# Glossary

beginner

This is a compendium of some of the terminology that is used in the documentation for Bow and in literature about Functional Programming. It is expected to grow over time as we make progress in the documentation of the library. If there is a term that you would like to see in this list, please, open an issue and we will consider adding it here.

# A

Ad-hoc polymorphism is a type of polymorphism achieved by having functions with the same name but different signatures and/or different number of arguments. In Functional Programming, ad-hoc polymorphism is achieved with type classes that act as constraints added to type parameters in parametrically polymorphic types or functions. Ad-hoc polymorphism is also known as function overloading.

# F

### Function

A function is a piece of code that has the following properties:

• Total: it must provide an output for every input.
• Deterministic: for a given input, the function always returns the same output.
• Pure: the evaluation of the function does not cause any other effects besides computing the output.

Notice that Swift does not enforce any of these properties in their definition. Swift functions that have these properties are generally referred as pure functions, whereas the ones that do not have some of them are called impure functions.

### Functional Programming

Functional Programming is a programming paradigm that treats computation as the evaluation of mathematical functions and avoids changing state and mutable data.

# I

### Instance (of a type class)

An instance of a type class is the implementation of such type class for a given type. They are usually done in Swift using the `extension` functionality in the language.

# K

### Kind

A kind is a group of types. As values are grouped into types, types are grouped into kinds. The notion of kind lets us conceptualize type constructors that receive a number of type arguments and abstract over them. This generalization is known as higher kinded types and enable generic polymorphic programs. Swift does not support this feature natively, but it is simulated in Bow.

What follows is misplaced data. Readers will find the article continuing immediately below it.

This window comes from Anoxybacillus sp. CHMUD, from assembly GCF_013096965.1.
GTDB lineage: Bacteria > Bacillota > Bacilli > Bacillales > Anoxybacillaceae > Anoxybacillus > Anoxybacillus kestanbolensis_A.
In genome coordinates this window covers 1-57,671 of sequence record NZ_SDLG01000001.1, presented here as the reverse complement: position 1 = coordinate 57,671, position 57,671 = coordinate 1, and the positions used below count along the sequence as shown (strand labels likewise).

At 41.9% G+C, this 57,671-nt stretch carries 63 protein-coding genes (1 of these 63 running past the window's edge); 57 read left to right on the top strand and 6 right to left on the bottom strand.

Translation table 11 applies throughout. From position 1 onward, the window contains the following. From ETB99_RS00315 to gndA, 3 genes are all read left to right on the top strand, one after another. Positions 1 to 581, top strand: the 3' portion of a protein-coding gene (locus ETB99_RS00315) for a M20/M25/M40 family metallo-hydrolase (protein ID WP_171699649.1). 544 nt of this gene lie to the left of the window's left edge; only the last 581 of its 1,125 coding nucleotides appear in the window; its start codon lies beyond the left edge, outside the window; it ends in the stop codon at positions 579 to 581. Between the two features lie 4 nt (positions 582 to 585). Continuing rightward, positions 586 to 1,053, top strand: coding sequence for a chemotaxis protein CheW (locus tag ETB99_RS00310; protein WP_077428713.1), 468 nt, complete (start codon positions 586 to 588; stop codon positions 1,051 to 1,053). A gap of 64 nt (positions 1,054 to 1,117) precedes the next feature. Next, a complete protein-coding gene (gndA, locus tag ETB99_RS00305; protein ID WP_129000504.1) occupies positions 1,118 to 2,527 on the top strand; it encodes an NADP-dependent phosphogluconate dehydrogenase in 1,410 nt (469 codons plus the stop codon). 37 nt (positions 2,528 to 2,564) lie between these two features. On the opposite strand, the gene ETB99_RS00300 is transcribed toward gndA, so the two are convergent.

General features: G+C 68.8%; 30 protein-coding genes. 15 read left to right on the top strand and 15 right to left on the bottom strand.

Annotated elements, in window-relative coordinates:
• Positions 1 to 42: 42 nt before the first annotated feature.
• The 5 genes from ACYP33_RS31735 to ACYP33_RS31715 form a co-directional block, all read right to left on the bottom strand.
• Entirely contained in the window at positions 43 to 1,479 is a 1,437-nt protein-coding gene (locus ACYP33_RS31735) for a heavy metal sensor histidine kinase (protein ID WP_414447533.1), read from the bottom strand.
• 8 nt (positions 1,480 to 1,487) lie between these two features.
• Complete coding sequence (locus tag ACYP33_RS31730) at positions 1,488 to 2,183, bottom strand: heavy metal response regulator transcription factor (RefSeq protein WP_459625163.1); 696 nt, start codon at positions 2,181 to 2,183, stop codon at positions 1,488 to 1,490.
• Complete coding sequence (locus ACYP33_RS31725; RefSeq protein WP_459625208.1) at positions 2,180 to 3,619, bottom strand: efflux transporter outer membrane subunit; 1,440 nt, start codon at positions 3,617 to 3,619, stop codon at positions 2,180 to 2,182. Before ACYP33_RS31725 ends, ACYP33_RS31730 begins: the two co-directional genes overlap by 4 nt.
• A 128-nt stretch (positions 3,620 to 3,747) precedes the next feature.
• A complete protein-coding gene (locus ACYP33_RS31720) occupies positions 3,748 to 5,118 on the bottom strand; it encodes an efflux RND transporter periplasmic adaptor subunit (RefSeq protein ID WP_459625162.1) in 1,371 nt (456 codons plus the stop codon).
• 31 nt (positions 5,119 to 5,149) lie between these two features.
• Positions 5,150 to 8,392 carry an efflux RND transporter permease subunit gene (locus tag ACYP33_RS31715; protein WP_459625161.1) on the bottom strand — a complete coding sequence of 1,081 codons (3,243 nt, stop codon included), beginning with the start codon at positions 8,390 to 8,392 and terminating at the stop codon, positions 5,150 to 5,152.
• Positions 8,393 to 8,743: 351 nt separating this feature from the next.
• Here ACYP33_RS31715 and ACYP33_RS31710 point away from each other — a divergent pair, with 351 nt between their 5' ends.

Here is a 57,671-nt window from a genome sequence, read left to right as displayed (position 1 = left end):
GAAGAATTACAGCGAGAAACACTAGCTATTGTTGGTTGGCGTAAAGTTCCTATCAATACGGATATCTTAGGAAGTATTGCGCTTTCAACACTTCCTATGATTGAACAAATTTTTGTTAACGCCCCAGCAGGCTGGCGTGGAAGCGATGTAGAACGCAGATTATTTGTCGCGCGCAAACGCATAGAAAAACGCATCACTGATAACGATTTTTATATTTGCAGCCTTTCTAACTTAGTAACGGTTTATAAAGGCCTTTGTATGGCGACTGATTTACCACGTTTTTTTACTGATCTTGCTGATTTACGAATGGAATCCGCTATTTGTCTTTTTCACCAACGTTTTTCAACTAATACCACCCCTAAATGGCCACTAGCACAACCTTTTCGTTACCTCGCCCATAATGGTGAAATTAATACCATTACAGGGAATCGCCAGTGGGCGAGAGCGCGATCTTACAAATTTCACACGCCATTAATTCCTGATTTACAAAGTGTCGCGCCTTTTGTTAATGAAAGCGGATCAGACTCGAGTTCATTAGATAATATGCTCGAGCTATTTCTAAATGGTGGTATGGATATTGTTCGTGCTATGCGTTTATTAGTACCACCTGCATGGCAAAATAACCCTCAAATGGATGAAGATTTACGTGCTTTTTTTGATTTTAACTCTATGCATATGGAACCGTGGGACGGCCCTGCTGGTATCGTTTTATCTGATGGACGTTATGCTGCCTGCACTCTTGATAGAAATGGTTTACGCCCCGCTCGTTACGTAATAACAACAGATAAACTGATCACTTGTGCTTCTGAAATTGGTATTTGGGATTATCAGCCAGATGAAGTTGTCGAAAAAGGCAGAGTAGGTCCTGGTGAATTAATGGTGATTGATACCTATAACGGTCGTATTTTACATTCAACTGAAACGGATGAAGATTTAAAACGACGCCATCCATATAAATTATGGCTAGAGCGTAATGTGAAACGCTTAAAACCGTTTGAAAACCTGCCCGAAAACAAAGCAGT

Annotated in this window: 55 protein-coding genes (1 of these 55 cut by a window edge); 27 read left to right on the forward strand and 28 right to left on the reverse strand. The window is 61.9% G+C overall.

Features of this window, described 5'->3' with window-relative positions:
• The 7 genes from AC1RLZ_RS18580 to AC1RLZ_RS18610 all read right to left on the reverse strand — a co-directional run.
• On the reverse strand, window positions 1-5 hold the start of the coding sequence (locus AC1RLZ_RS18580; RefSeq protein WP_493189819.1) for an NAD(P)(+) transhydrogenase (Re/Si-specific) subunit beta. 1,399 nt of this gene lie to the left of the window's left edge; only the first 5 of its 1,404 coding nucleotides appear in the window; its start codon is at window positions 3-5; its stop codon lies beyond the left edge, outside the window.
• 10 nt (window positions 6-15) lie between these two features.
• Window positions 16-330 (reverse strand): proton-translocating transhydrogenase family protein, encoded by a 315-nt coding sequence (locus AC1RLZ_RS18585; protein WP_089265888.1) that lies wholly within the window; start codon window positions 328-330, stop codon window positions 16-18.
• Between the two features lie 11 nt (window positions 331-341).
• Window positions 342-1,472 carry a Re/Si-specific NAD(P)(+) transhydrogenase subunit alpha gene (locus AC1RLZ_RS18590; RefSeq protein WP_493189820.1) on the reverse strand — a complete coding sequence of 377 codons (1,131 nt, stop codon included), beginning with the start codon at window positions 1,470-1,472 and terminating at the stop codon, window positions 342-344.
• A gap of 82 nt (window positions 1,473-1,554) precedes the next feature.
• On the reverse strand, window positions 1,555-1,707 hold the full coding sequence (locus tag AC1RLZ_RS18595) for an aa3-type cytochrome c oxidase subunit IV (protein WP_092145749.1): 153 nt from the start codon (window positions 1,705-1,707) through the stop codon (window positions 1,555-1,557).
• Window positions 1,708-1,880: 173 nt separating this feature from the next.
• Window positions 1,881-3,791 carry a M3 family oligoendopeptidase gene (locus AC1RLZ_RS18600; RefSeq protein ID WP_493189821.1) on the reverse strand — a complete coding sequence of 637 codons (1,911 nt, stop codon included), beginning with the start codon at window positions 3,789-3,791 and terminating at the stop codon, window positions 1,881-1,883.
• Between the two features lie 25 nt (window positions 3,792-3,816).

# M

### Memoization

Memoization is an optimization technique that transforms expensive computational function calls into searches in a lookup table by caching previous calls.

# P

### Parametric polymorphism

Parametric polymorphism is a type of polymorphism that allows specifying generic types to create functions and/or other types. These generic types are called type parameters.

### Procedure

A procedure is a Swift function that is not total, deterministic and/or pure, as required in the mathematical definition of function. Generally, it is referred to as an impure function.

# R

### Referential Transparency

Referential transparency is a property of a function that allows it to be replaced by the result of its execution without altering the overall behavior of the program.

# T

### Type

A type is a set of values that helps us conceptualize data and restrict the possible values that functions can accept as input or provide as output. Types can be finite (like `Bool`, with two values: `true` and `false`) or infinite (like `String`).

### Type class

A type class is a group of functions that operate on generic type parameters and is governed by algebraic laws. They are usually represented in Swift as protocols with associated types or self requirements.

### Type constructor

A type constructor is a type that receives other types and produces new types. Examples of type constructors are `Array<Element>` or `Optional<Wrapped>`, where providing types for `Element` or `Wrapper` types yields new types like `Array<Int>` or `Optional<String>`.

### Type parameter

A type parameter is a placeholder in a type constructor or generic function that let us provide different types and generate a family of types or functions. For instance, in `Array<Element>`, `Element` is a type parameter for `Array` and replacing with concrete types yields a family of new types.

# W

### Witness

A witness is an intermediate class that is used to simulate Higher Kinded Types in Bow. As a convention, they are prefixed by `For`. As an example, consider the `Option<A>` data type in Bow. This data type extends `Kind<ForOption, A>` in order to enable HKT support. `ForOption` is the witness for `Option`.